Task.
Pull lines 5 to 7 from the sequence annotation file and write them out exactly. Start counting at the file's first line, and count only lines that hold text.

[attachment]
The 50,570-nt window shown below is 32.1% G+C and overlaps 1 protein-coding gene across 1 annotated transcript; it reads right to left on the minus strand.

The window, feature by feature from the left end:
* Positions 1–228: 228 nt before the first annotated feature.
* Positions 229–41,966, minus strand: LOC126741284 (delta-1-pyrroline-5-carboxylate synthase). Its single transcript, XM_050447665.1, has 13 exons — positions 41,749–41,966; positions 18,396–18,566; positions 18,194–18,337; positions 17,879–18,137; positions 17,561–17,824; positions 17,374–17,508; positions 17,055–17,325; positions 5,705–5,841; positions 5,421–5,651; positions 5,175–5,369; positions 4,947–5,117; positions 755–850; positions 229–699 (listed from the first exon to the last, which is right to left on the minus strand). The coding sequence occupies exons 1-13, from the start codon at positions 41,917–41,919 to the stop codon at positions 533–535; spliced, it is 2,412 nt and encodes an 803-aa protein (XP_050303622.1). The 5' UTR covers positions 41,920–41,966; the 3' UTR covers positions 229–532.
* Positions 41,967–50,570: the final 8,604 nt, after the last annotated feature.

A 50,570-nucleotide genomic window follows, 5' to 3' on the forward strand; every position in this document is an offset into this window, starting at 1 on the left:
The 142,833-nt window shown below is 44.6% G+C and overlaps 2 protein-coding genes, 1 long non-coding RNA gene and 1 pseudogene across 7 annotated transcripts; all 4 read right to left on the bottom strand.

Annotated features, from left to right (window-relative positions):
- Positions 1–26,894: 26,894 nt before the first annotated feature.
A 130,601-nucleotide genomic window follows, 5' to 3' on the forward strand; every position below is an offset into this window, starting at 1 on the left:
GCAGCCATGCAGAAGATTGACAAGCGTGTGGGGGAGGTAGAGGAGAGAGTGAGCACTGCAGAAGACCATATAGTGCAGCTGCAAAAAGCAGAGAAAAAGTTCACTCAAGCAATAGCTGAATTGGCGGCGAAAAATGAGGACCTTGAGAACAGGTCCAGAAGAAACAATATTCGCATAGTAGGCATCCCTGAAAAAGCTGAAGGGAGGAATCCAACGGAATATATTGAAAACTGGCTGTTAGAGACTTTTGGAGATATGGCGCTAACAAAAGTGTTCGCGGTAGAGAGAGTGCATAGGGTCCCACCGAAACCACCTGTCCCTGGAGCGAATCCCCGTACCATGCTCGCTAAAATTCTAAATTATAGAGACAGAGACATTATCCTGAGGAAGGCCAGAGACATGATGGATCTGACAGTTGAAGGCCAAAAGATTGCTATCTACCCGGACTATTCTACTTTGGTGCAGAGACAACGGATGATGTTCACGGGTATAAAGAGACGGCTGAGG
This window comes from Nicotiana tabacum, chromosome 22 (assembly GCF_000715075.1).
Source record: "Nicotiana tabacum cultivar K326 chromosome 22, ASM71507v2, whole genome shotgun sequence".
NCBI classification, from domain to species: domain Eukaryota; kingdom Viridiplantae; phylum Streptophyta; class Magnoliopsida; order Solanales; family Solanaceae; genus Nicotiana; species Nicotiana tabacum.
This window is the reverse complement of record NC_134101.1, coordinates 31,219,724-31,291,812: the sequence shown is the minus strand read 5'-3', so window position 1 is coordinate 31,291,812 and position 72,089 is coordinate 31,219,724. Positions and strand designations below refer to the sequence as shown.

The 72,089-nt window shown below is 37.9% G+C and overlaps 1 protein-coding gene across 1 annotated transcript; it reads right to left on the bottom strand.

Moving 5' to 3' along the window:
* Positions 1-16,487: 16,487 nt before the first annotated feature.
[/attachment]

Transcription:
* Positions 41,967–50,570: the final 8,604 nt, after the last annotated feature.

A 50,570-nucleotide genomic window follows, 5' to 3' on the forward strand; every position in this document is an offset into this window, starting at 1 on the left:
The 142,833-nt window shown below is 44.6% G+C and overlaps 2 protein-coding genes, 1 long non-coding RNA gene and 1 pseudogene across 7 annotated transcripts; all 4 read right to left on the bottom strand.